A transmembrane (TM) single-polypeptide-chain (sc) linker can connect two G-protein–coupled receptors (GPCRs) in tandem. The priority of a gene-fusion strategy for any two class A GPCRs has been demonstrated. In the striatal function, dopamine (DA) plays a critical role. In the striatum, how the GPCR for adenosine, subtype A2A (A2AR), contributes to the DA neurotransmission in the “volume transmission”/dual-transmission model has been studied extensively. In addition to the fusion receptor, i.e., the prototype scA2AR/D2R complex (the GPCR for DA, subtype D2), several types were created and tested experimentally. To further elucidate this in vivo, we designed a new molecular tool, namely, the supermolecule scA2AR/D2R. Here, no experiments on its expression were done. However, the TM linker to connect the nonobligate dimer as the transient class A GPCR nanocluster that has not been identified at the cell surface membrane deserves discussion through scA2AR/D2R. Supramolecular designs, are experimentally testable and will be used to confirm in vivo the functions of the two GPCRs interactive in such a low specific signal to the nonspecific noise (S/N) ratio in the neurotransmission in the brain. The sc also has, at last, become straightforward in the field of GPCRs, similar to in the field of antibody.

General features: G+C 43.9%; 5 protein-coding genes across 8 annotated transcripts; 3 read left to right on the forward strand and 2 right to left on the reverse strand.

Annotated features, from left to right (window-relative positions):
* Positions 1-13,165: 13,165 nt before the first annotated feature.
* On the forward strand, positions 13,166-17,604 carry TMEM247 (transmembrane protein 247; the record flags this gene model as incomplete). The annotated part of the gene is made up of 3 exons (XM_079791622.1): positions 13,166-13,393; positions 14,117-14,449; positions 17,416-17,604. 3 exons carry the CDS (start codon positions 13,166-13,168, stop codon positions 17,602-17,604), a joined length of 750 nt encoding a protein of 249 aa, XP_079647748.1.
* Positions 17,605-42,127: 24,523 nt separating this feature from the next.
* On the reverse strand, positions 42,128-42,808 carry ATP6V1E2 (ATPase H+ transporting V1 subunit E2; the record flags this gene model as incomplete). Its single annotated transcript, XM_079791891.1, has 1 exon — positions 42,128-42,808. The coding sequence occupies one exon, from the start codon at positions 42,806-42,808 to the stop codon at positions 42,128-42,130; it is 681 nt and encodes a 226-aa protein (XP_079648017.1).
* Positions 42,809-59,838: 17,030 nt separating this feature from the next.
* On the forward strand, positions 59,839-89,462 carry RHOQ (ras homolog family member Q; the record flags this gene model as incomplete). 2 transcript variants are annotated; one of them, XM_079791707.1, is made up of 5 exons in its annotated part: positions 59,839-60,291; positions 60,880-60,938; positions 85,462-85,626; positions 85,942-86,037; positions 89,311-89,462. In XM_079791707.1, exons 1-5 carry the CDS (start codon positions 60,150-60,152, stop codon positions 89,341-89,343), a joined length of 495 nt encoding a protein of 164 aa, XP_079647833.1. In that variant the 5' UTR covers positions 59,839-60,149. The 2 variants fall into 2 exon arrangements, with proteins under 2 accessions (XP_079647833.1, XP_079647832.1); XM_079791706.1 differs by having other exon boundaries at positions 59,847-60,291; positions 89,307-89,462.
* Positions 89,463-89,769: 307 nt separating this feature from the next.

Part of the book: Polypeptide